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I suppose I have more than a casual interest in reviewing this book. The software development team I work with operates using agile development. Reviewing this book is for me, a way of becoming more familiar with the people I work with and how they work. I'm not a developer...not in the software sense anyway. They call me a developer of content and that's what I do...provide help files, white papers, and any other documentation to describe the products developed by the folks I work with. While I have had agile development explained to me and have seen it in action every workday of the week for the past two-and-a-half months, it will be interesting to see the "official" version presented by Shore and Warden.
The Everex Cloudbook, which seems like a compelling alternative to the Asus Eee PC, will be available in the US from around 25th of January, according to ZaReason, Inc.
Generally speaking it’s always nice if you can dedicate a few dozen minutes (around an hour I would say) to familiarize yourself with how bugs are reported in the project you’re participating with.
LXer Feature: 20-Jan-2008
With more computer manufacturers announcing their Linux pre-installed offerings and retailers announcing the availability Linux based computers in their stores, this week's Roundup should be called "Coming soon to a store near you". Lenovo is finally getting their Linux laptops to market, Acer makes a trial run of laptops with Ubuntu on them, Shuttle reveals a $200 Linux box, Sears has Freespire based PC's for $199 after rebate and Everex's 2 pound, $399 Cloudbook is coming to a Wal-Mart near you. Also, KDE 4.0 hits the streets and in a collection of Microsoft related articles McAfee "accidentally" forgets to read the license, Pamela Jones says goodbye to Mandriva and the EU opens two new investigations against Microsoft while Bill Gates offers free customized Windows Live services to Finland's primary and secondary public schools.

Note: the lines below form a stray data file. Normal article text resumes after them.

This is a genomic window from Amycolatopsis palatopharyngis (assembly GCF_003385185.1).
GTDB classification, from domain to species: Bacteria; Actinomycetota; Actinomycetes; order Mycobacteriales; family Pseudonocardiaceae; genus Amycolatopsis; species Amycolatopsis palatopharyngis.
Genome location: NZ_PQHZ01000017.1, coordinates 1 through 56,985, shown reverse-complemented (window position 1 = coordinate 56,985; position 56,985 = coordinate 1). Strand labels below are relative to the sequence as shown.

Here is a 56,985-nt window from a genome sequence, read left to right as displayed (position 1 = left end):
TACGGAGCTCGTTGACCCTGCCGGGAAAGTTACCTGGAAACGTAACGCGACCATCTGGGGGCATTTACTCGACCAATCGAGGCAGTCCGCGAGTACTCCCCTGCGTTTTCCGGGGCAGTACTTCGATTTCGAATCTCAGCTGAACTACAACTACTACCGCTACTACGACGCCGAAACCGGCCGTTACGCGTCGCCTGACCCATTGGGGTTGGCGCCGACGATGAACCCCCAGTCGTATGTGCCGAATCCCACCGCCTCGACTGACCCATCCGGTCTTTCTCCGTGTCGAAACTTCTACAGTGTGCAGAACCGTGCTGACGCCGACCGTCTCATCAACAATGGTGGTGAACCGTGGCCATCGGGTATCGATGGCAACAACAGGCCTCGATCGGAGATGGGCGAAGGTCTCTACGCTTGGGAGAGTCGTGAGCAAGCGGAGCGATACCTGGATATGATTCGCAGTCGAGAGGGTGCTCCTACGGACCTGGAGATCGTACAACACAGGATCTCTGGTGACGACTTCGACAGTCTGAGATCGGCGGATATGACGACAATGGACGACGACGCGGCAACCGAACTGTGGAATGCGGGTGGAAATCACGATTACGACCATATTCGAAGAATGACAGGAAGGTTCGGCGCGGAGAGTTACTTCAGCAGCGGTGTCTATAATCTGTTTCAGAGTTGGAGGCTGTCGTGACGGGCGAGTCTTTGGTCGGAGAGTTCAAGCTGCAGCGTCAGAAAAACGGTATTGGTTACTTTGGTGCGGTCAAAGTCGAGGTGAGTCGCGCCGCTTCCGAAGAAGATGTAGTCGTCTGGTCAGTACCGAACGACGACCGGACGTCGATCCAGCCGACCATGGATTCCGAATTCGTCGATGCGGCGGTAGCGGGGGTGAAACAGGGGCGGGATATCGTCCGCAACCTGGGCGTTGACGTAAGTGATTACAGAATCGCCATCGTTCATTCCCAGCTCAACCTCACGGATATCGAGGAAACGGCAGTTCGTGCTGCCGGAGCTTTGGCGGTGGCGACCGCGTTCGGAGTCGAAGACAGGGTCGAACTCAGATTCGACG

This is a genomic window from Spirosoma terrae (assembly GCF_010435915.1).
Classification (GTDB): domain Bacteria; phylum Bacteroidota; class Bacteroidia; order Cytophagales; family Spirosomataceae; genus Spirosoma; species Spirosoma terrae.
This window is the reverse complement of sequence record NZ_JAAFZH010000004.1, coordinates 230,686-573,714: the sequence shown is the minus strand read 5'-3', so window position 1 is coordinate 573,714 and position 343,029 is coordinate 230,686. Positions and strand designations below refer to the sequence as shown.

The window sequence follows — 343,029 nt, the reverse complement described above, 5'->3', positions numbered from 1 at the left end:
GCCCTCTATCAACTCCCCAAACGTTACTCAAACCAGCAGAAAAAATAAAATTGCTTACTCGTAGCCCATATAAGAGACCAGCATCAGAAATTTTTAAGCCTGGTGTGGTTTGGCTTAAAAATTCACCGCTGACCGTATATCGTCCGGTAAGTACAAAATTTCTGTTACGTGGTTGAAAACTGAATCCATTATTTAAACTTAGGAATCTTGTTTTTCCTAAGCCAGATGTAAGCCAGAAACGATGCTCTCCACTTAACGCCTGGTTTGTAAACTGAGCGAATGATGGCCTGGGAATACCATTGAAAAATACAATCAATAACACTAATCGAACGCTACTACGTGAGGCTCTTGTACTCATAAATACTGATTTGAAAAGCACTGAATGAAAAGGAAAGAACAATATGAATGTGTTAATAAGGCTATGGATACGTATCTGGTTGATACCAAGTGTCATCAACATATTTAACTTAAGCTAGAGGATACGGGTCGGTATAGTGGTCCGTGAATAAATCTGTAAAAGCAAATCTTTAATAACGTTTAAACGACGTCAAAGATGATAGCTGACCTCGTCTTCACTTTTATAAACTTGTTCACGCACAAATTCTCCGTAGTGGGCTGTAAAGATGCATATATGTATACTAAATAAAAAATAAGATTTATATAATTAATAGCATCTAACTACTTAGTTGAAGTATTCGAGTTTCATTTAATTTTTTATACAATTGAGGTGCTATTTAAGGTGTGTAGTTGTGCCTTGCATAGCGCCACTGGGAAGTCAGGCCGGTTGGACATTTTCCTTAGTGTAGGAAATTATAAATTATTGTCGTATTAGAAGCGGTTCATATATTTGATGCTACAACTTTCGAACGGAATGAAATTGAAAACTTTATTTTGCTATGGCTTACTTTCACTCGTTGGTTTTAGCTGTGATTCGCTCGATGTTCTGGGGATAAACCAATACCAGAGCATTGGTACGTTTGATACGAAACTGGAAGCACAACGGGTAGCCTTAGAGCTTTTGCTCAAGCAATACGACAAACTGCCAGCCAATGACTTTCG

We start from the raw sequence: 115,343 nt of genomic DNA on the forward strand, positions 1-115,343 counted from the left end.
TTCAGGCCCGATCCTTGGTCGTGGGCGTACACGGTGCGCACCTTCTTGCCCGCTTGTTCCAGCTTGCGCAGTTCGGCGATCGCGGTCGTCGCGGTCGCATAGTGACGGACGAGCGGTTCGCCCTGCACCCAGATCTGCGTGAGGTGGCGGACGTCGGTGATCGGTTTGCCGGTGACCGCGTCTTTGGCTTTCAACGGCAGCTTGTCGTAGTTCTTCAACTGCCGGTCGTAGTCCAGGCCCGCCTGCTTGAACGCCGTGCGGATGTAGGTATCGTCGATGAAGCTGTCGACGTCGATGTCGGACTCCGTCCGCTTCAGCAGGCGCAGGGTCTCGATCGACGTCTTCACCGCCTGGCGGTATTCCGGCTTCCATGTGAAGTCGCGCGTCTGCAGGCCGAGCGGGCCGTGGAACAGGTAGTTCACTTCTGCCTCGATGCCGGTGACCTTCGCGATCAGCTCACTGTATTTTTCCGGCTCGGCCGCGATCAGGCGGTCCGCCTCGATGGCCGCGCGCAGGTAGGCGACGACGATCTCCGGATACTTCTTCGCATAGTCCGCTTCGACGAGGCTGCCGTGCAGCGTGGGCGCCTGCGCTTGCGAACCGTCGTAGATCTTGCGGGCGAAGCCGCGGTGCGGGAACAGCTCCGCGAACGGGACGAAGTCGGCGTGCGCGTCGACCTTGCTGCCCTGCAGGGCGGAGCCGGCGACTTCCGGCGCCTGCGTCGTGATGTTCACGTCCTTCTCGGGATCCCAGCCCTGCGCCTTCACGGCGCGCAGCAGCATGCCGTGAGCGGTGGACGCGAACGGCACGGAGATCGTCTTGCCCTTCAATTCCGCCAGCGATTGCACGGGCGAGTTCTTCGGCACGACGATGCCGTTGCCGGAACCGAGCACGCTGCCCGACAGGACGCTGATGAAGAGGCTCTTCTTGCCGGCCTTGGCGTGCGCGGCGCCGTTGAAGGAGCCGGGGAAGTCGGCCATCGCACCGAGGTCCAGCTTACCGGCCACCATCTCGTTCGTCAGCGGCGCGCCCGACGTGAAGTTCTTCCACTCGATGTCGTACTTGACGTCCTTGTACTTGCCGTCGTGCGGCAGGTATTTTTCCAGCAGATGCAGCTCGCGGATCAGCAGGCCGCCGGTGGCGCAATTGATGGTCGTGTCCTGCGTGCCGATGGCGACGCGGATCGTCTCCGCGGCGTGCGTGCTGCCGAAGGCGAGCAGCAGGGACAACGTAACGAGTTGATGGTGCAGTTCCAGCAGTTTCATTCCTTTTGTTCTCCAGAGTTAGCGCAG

For all the linux users that saw the new OSx Leopard and the new backup utility called Time Machine and said “wow”! Now there is FlyBack.
Ohloh, the community site for developers, is making its tools open source, including the Web site itself. The Ohloh site collates information from public open-source version control systems, to create a database of the productivity of open source projects, and the developers working on them. A new "labs" section of the Ohloh site makes source code available, under the GPL version 2. This includes tools such as Ohcount, which counts lines of source code and can be used by companies to audit their software development teams.
GIMP is an open-source image editing program, one of the most popular image-editing programs. It is supported by a huge open-source community that is open in every aspect - development, source, sharing and participation. And what better way for me to admire GIMP than by presenting a list of some amazing, beautiful and stunning brushes?
I debated long and hard before deciding to take a stab at this article idea. Because KDE and GNOME users are so furiously loyal to their preferred desktop environment, I had to take into account that no matter how I stated my case, someone was going to come away feeling let down. Those concerns aside, I am writing this piece in hopes of sharing what each desktop offering has to provide and which of these options makes the most sense for your business.
[Get your asbestos undies ready! - Sander]
Italian Prime Minister Romano Prodi has confirmed his commitment of giving 50,000 laptops to Ethiopia. The importance of the funding is its exemplary nature - it is model for other European countries and the EU itself to follow. Nicholas Negroponte has recently said in an Interview that a Give 1 Get 1 program for Italians to donate more laptops to Ethiopia was under consideration to be launched very soon. Perhaps the program could even provide a second donated laptop by the Italian government as a donation matching encitement.